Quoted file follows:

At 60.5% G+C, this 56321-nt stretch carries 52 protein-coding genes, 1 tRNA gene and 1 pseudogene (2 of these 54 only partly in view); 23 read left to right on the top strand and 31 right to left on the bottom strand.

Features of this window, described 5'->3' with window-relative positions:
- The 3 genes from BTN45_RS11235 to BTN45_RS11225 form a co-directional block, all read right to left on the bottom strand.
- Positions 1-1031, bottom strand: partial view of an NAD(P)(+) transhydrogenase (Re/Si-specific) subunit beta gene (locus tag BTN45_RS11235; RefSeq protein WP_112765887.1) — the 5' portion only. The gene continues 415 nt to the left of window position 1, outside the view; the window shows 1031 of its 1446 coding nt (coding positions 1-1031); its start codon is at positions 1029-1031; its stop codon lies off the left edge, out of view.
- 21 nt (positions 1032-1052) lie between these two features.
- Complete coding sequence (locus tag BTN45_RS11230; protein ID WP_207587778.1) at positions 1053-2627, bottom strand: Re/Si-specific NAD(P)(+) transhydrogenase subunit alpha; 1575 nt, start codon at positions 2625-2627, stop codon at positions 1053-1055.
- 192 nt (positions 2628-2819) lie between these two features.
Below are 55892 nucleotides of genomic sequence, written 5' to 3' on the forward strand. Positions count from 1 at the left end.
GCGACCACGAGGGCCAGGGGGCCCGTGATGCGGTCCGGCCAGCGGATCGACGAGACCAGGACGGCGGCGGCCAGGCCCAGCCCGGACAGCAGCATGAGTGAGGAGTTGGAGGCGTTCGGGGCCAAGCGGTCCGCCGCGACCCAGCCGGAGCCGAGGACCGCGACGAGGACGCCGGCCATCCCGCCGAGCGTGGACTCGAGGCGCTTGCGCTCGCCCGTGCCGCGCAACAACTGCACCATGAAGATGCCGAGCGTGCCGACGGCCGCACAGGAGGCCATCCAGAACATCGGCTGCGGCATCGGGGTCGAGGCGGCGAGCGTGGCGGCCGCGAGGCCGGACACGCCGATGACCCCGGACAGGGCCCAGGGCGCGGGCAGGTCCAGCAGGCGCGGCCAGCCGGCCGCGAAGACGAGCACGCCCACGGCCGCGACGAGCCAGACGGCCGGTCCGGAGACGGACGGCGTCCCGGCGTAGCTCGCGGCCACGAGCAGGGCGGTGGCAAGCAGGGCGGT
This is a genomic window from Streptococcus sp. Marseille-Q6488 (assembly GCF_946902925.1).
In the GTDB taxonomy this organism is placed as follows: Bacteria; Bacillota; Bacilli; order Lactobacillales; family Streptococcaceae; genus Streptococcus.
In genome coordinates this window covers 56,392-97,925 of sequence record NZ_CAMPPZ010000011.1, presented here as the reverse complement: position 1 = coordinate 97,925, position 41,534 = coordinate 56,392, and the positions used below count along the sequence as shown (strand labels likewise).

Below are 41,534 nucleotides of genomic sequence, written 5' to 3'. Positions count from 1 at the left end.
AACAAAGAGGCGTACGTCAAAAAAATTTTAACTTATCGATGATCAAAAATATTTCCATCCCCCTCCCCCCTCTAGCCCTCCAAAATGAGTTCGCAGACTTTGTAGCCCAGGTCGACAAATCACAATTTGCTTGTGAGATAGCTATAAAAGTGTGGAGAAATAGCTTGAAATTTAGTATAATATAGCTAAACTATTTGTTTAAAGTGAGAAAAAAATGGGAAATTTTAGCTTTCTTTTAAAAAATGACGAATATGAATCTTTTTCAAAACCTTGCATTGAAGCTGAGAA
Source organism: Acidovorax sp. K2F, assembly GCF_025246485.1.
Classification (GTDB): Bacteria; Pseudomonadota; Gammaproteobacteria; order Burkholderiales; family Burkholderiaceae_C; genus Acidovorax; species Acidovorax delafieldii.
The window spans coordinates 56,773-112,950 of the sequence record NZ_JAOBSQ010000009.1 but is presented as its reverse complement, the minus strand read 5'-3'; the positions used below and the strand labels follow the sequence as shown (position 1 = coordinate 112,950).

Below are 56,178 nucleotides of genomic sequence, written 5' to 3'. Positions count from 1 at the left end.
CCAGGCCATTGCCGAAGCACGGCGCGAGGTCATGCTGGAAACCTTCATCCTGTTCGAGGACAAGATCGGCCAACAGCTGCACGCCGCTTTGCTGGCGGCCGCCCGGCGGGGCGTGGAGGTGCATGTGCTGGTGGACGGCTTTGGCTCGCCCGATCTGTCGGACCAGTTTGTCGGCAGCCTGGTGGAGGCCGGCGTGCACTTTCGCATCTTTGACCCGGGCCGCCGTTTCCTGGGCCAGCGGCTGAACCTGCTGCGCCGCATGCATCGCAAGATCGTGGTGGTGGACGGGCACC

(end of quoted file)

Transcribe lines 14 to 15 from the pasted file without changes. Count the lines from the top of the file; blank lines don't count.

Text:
AACAAAGAGGCGTACGTCAAAAAAATTTTAACTTATCGATGATCAAAAATATTTCCATCCCCCTCCCCCCTCTAGCCCTCCAAAATGAGTTCGCAGACTTTGTAGCCCAGGTCGACAAATCACAATTTGCTTGTGAGATAGCTATAAAAGTGTGGAGAAATAGCTTGAAATTTAGTATAATATAGCTAAACTATTTGTTTAAAGTGAGAAAAAAATGGGAAATTTTAGCTTTCTTTTAAAAAATGACGAATATGAATCTTTTTCAAAACCTTGCATTGAAGCTGAGAA
Source organism: Acidovorax sp. K2F, assembly GCF_025246485.1.